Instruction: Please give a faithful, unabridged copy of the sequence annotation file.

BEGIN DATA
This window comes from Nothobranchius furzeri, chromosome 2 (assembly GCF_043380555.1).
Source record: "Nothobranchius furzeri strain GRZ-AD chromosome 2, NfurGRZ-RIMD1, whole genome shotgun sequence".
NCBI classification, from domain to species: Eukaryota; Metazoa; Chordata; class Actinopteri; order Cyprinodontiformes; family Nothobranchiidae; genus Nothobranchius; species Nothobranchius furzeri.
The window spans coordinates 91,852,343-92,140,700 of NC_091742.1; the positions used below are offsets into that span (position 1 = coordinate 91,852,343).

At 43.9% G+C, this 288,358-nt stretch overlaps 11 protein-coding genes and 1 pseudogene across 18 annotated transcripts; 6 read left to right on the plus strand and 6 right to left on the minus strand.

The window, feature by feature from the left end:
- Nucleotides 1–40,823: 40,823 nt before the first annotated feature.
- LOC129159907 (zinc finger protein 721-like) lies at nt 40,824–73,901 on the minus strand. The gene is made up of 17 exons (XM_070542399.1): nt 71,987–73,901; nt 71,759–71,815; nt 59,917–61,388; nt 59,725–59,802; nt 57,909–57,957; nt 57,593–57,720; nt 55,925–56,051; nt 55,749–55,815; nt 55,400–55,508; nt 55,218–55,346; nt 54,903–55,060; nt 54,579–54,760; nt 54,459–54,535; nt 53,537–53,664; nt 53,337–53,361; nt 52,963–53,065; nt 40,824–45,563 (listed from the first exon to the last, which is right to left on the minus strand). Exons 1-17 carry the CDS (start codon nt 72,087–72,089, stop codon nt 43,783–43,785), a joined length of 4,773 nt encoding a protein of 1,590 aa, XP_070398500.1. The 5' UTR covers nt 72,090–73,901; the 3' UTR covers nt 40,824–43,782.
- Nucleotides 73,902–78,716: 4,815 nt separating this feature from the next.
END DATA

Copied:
This window comes from Nothobranchius furzeri, chromosome 2 (assembly GCF_043380555.1).
Source record: "Nothobranchius furzeri strain GRZ-AD chromosome 2, NfurGRZ-RIMD1, whole genome shotgun sequence".
NCBI classification, from domain to species: Eukaryota; Metazoa; Chordata; class Actinopteri; order Cyprinodontiformes; family Nothobranchiidae; genus Nothobranchius; species Nothobranchius furzeri.
The window spans coordinates 91,852,343-92,140,700 of NC_091742.1; the positions used below are offsets into that span (position 1 = coordinate 91,852,343).

At 43.9% G+C, this 288,358-nt stretch overlaps 11 protein-coding genes and 1 pseudogene across 18 annotated transcripts; 6 read left to right on the plus strand and 6 right to left on the minus strand.

The window, feature by feature from the left end:
- Nucleotides 1–40,823: 40,823 nt before the first annotated feature.
- LOC129159907 (zinc finger protein 721-like) lies at nt 40,824–73,901 on the minus strand. The gene is made up of 17 exons (XM_070542399.1): nt 71,987–73,901; nt 71,759–71,815; nt 59,917–61,388; nt 59,725–59,802; nt 57,909–57,957; nt 57,593–57,720; nt 55,925–56,051; nt 55,749–55,815; nt 55,400–55,508; nt 55,218–55,346; nt 54,903–55,060; nt 54,579–54,760; nt 54,459–54,535; nt 53,537–53,664; nt 53,337–53,361; nt 52,963–53,065; nt 40,824–45,563 (listed from the first exon to the last, which is right to left on the minus strand). Exons 1-17 carry the CDS (start codon nt 72,087–72,089, stop codon nt 43,783–43,785), a joined length of 4,773 nt encoding a protein of 1,590 aa, XP_070398500.1. The 5' UTR covers nt 72,090–73,901; the 3' UTR covers nt 40,824–43,782.
- Nucleotides 73,902–78,716: 4,815 nt separating this feature from the next.